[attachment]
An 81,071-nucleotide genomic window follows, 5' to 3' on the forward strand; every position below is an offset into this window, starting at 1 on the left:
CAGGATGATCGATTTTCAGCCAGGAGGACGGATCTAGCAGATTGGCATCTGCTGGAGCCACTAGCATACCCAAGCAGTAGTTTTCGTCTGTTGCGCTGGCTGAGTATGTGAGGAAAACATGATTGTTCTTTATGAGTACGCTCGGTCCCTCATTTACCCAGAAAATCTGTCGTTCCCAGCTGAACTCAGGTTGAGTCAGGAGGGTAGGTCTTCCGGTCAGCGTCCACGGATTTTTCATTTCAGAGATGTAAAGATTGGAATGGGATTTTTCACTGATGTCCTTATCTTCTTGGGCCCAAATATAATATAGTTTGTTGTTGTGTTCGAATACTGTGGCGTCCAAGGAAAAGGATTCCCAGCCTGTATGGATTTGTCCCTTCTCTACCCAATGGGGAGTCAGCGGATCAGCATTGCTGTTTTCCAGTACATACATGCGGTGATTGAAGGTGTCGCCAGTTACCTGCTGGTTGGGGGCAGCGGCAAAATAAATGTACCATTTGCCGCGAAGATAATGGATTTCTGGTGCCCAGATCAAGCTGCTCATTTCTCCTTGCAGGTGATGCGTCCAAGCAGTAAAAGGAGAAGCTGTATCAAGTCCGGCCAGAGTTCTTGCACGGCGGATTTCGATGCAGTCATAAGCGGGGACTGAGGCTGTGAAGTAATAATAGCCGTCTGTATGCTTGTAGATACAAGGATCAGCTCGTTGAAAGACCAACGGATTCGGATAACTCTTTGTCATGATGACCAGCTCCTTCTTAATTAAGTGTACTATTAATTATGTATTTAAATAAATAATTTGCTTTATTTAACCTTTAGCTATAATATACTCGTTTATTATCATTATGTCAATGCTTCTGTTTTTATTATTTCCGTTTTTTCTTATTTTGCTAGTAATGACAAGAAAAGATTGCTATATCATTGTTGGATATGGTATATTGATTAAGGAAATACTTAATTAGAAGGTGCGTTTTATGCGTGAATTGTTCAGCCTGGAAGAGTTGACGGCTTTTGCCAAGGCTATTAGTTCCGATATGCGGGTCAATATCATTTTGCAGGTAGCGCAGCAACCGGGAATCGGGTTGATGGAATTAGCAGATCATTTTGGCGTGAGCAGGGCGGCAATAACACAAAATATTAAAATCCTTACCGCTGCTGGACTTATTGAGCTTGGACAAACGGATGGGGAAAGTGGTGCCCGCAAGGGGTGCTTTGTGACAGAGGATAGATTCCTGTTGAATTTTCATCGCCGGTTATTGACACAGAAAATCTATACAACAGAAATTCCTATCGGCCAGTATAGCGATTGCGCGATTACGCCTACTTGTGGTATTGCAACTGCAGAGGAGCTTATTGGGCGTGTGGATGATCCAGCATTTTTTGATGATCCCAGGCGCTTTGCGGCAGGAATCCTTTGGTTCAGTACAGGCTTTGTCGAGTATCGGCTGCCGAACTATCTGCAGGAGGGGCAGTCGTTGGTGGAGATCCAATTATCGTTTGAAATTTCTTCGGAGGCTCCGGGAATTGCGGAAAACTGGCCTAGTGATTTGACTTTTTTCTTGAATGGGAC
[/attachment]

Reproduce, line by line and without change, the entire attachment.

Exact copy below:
An 81,071-nucleotide genomic window follows, 5' to 3' on the forward strand; every position below is an offset into this window, starting at 1 on the left:
CAGGATGATCGATTTTCAGCCAGGAGGACGGATCTAGCAGATTGGCATCTGCTGGAGCCACTAGCATACCCAAGCAGTAGTTTTCGTCTGTTGCGCTGGCTGAGTATGTGAGGAAAACATGATTGTTCTTTATGAGTACGCTCGGTCCCTCATTTACCCAGAAAATCTGTCGTTCCCAGCTGAACTCAGGTTGAGTCAGGAGGGTAGGTCTTCCGGTCAGCGTCCACGGATTTTTCATTTCAGAGATGTAAAGATTGGAATGGGATTTTTCACTGATGTCCTTATCTTCTTGGGCCCAAATATAATATAGTTTGTTGTTGTGTTCGAATACTGTGGCGTCCAAGGAAAAGGATTCCCAGCCTGTATGGATTTGTCCCTTCTCTACCCAATGGGGAGTCAGCGGATCAGCATTGCTGTTTTCCAGTACATACATGCGGTGATTGAAGGTGTCGCCAGTTACCTGCTGGTTGGGGGCAGCGGCAAAATAAATGTACCATTTGCCGCGAAGATAATGGATTTCTGGTGCCCAGATCAAGCTGCTCATTTCTCCTTGCAGGTGATGCGTCCAAGCAGTAAAAGGAGAAGCTGTATCAAGTCCGGCCAGAGTTCTTGCACGGCGGATTTCGATGCAGTCATAAGCGGGGACTGAGGCTGTGAAGTAATAATAGCCGTCTGTATGCTTGTAGATACAAGGATCAGCTCGTTGAAAGACCAACGGATTCGGATAACTCTTTGTCATGATGACCAGCTCCTTCTTAATTAAGTGTACTATTAATTATGTATTTAAATAAATAATTTGCTTTATTTAACCTTTAGCTATAATATACTCGTTTATTATCATTATGTCAATGCTTCTGTTTTTATTATTTCCGTTTTTTCTTATTTTGCTAGTAATGACAAGAAAAGATTGCTATATCATTGTTGGATATGGTATATTGATTAAGGAAATACTTAATTAGAAGGTGCGTTTTATGCGTGAATTGTTCAGCCTGGAAGAGTTGACGGCTTTTGCCAAGGCTATTAGTTCCGATATGCGGGTCAATATCATTTTGCAGGTAGCGCAGCAACCGGGAATCGGGTTGATGGAATTAGCAGATCATTTTGGCGTGAGCAGGGCGGCAATAACACAAAATATTAAAATCCTTACCGCTGCTGGACTTATTGAGCTTGGACAAACGGATGGGGAAAGTGGTGCCCGCAAGGGGTGCTTTGTGACAGAGGATAGATTCCTGTTGAATTTTCATCGCCGGTTATTGACACAGAAAATCTATACAACAGAAATTCCTATCGGCCAGTATAGCGATTGCGCGATTACGCCTACTTGTGGTATTGCAACTGCAGAGGAGCTTATTGGGCGTGTGGATGATCCAGCATTTTTTGATGATCCCAGGCGCTTTGCGGCAGGAATCCTTTGGTTCAGTACAGGCTTTGTCGAGTATCGGCTGCCGAACTATCTGCAGGAGGGGCAGTCGTTGGTGGAGATCCAATTATCGTTTGAAATTTCTTCGGAGGCTCCGGGAATTGCGGAAAACTGGCCTAGTGATTTGACTTTTTTCTTGAATGGGAC